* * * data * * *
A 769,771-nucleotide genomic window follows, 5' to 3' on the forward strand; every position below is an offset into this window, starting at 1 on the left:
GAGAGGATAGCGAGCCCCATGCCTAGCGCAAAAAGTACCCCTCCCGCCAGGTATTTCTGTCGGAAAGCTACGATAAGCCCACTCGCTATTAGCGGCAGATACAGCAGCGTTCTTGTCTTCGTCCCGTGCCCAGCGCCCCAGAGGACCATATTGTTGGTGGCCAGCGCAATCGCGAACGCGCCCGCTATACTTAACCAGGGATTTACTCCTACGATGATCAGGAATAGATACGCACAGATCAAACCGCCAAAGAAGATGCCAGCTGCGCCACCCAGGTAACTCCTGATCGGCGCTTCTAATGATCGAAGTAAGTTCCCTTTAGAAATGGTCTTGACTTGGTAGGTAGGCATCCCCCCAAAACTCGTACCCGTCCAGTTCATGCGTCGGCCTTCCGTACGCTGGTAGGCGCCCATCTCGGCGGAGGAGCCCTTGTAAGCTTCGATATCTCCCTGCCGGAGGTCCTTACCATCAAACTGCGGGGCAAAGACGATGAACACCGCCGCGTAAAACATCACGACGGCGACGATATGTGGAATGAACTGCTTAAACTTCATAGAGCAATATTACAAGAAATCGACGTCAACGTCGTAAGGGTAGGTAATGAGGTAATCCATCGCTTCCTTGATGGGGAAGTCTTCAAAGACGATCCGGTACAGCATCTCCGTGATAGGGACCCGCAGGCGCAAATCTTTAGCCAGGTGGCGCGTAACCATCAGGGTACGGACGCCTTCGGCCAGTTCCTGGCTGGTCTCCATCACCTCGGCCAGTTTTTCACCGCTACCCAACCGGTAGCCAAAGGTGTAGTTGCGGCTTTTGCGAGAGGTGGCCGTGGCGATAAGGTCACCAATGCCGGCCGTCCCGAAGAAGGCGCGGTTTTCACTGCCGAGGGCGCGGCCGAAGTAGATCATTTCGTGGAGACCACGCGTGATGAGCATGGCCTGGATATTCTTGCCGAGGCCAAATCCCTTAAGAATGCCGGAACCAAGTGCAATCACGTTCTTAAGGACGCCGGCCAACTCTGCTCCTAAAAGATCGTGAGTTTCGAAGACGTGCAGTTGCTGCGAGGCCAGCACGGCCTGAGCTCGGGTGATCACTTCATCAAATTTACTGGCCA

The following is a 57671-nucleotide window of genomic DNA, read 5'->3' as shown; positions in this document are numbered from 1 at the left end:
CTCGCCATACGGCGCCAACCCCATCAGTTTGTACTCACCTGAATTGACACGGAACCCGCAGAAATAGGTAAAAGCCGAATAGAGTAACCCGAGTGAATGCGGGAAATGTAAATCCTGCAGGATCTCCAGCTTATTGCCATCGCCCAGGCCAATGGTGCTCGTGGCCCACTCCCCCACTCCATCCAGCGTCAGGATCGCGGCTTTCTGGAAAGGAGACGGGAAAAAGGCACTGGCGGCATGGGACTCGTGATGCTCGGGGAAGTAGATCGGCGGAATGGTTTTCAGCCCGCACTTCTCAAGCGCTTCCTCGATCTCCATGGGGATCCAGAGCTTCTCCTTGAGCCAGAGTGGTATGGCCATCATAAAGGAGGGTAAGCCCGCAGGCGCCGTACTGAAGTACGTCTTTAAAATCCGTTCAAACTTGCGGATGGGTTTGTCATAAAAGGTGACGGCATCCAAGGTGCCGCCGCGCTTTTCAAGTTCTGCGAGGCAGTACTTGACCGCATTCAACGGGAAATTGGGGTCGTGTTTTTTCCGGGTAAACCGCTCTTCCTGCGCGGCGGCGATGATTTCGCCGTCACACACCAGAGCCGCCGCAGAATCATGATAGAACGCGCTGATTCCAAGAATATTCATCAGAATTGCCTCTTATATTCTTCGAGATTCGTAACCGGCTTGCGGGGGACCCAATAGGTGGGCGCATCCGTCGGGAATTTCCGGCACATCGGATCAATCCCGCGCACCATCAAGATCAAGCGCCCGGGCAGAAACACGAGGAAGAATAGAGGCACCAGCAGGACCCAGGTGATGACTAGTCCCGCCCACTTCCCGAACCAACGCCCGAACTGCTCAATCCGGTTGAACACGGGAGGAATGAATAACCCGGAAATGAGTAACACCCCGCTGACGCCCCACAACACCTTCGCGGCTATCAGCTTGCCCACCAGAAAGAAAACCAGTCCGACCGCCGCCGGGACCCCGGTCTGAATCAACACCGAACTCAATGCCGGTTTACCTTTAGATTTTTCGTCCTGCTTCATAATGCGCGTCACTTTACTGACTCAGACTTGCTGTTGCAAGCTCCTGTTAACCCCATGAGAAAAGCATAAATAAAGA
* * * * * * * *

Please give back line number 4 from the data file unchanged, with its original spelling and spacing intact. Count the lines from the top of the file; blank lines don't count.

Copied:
CTCGCCATACGGCGCCAACCCCATCAGTTTGTACTCACCTGAATTGACACGGAACCCGCAGAAATAGGTAAAAGCCGAATAGAGTAACCCGAGTGAATGCGGGAAATGTAAATCCTGCAGGATCTCCAGCTTATTGCCATCGCCCAGGCCAATGGTGCTCGTGGCCCACTCCCCCACTCCATCCAGCGTCAGGATCGCGGCTTTCTGGAAAGGAGACGGGAAAAAGGCACTGGCGGCATGGGACTCGTGATGCTCGGGGAAGTAGATCGGCGGAATGGTTTTCAGCCCGCACTTCTCAAGCGCTTCCTCGATCTCCATGGGGATCCAGAGCTTCTCCTTGAGCCAGAGTGGTATGGCCATCATAAAGGAGGGTAAGCCCGCAGGCGCCGTACTGAAGTACGTCTTTAAAATCCGTTCAAACTTGCGGATGGGTTTGTCATAAAAGGTGACGGCATCCAAGGTGCCGCCGCGCTTTTCAAGTTCTGCGAGGCAGTACTTGACCGCATTCAACGGGAAATTGGGGTCGTGTTTTTTCCGGGTAAACCGCTCTTCCTGCGCGGCGGCGATGATTTCGCCGTCACACACCAGAGCCGCCGCAGAATCATGATAGAACGCGCTGATTCCAAGAATATTCATCAGAATTGCCTCTTATATTCTTCGAGATTCGTAACCGGCTTGCGGGGGACCCAATAGGTGGGCGCATCCGTCGGGAATTTCCGGCACATCGGATCAATCCCGCGCACCATCAAGATCAAGCGCCCGGGCAGAAACACGAGGAAGAATAGAGGCACCAGCAGGACCCAGGTGATGACTAGTCCCGCCCACTTCCCGAACCAACGCCCGAACTGCTCAATCCGGTTGAACACGGGAGGAATGAATAACCCGGAAATGAGTAACACCCCGCTGACGCCCCACAACACCTTCGCGGCTATCAGCTTGCCCACCAGAAAGAAAACCAGTCCGACCGCCGCCGGGACCCCGGTCTGAATCAACACCGAACTCAATGCCGGTTTACCTTTAGATTTTTCGTCCTGCTTCATAATGCGCGTCACTTTACTGACTCAGACTTGCTGTTGCAAGCTCCTGTTAACCCCATGAGAAAAGCATAAATAAAGA